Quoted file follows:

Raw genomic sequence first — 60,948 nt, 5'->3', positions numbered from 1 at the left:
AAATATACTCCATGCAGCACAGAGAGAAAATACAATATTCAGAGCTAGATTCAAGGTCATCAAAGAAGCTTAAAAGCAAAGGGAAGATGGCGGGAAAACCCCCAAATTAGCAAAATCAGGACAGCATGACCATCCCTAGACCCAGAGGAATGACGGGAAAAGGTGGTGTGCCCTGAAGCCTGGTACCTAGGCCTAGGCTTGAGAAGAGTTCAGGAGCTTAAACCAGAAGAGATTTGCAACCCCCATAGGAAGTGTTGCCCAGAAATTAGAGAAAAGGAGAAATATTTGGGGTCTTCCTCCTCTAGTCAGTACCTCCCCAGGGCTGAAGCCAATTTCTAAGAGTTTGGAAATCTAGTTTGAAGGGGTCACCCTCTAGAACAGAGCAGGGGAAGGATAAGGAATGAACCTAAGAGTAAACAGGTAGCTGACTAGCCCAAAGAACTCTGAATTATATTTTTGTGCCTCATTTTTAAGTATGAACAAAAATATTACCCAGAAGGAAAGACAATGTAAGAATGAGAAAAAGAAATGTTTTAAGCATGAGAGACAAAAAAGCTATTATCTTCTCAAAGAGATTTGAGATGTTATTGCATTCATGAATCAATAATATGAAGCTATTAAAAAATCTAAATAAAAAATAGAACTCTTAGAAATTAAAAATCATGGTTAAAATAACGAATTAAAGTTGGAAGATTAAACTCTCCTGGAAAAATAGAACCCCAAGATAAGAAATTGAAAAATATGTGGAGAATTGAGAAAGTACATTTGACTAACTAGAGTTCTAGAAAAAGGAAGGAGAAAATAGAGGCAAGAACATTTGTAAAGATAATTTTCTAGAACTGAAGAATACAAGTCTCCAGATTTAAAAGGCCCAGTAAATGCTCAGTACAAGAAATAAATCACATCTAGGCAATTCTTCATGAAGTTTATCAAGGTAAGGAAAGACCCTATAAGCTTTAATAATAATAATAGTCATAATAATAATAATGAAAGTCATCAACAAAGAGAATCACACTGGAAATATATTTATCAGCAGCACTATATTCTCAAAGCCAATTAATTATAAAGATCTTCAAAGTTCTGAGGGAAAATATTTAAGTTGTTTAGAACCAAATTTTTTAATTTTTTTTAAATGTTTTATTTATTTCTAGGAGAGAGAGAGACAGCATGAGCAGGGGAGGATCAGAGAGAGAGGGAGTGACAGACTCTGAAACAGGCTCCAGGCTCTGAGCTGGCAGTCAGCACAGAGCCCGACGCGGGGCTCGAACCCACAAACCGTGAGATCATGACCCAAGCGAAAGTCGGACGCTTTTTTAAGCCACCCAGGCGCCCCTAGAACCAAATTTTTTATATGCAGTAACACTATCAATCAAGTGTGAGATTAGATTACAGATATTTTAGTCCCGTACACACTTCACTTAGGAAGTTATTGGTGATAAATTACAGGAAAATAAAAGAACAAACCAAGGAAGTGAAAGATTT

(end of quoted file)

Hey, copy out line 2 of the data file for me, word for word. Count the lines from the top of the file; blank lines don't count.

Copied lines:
AAATATACTCCATGCAGCACAGAGAGAAAATACAATATTCAGAGCTAGATTCAAGGTCATCAAAGAAGCTTAAAAGCAAAGGGAAGATGGCGGGAAAACCCCCAAATTAGCAAAATCAGGACAGCATGACCATCCCTAGACCCAGAGGAATGACGGGAAAAGGTGGTGTGCCCTGAAGCCTGGTACCTAGGCCTAGGCTTGAGAAGAGTTCAGGAGCTTAAACCAGAAGAGATTTGCAACCCCCATAGGAAGTGTTGCCCAGAAATTAGAGAAAAGGAGAAATATTTGGGGTCTTCCTCCTCTAGTCAGTACCTCCCCAGGGCTGAAGCCAATTTCTAAGAGTTTGGAAATCTAGTTTGAAGGGGTCACCCTCTAGAACAGAGCAGGGGAAGGATAAGGAATGAACCTAAGAGTAAACAGGTAGCTGACTAGCCCAAAGAACTCTGAATTATATTTTTGTGCCTCATTTTTAAGTATGAACAAAAATATTACCCAGAAGGAAAGACAATGTAAGAATGAGAAAAAGAAATGTTTTAAGCATGAGAGACAAAAAAGCTATTATCTTCTCAAAGAGATTTGAGATGTTATTGCATTCATGAATCAATAATATGAAGCTATTAAAAAATCTAAATAAAAAATAGAACTCTTAGAAATTAAAAATCATGGTTAAAATAACGAATTAAAGTTGGAAGATTAAACTCTCCTGGAAAAATAGAACCCCAAGATAAGAAATTGAAAAATATGTGGAGAATTGAGAAAGTACATTTGACTAACTAGAGTTCTAGAAAAAGGAAGGAGAAAATAGAGGCAAGAACATTTGTAAAGATAATTTTCTAGAACTGAAGAATACAAGTCTCCAGATTTAAAAGGCCCAGTAAATGCTCAGTACAAGAAATAAATCACATCTAGGCAATTCTTCATGAAGTTTATCAAGGTAAGGAAAGACCCTATAAGCTTTAATAATAATAATAGTCATAATAATAATAATGAAAGTCATCAACAAAGAGAATCACACTGGAAATATATTTATCAGCAGCACTATATTCTCAAAGCCAATTAATTATAAAGATCTTCAAAGTTCTGAGGGAAAATATTTAAGTTGTTTAGAACCAAATTTTTTAATTTTTTTTAAATGTTTTATTTATTTCTAGGAGAGAGAGAGACAGCATGAGCAGGGGAGGATCAGAGAGAGAGGGAGTGACAGACTCTGAAACAGGCTCCAGGCTCTGAGCTGGCAGTCAGCACAGAGCCCGACGCGGGGCTCGAACCCACAAACCGTGAGATCATGACCCAAGCGAAAGTCGGACGCTTTTTTAAGCCACCCAGGCGCCCCTAGAACCAAATTTTTTATATGCAGTAACACTATCAATCAAGTGTGAGATTAGATTACAGATATTTTAGTCCCGTACACACTTCACTTAGGAAGTTATTGGTGATAAATTACAGGAAAATAAAAGAACAAACCAAGGAAGTGAAAGATTT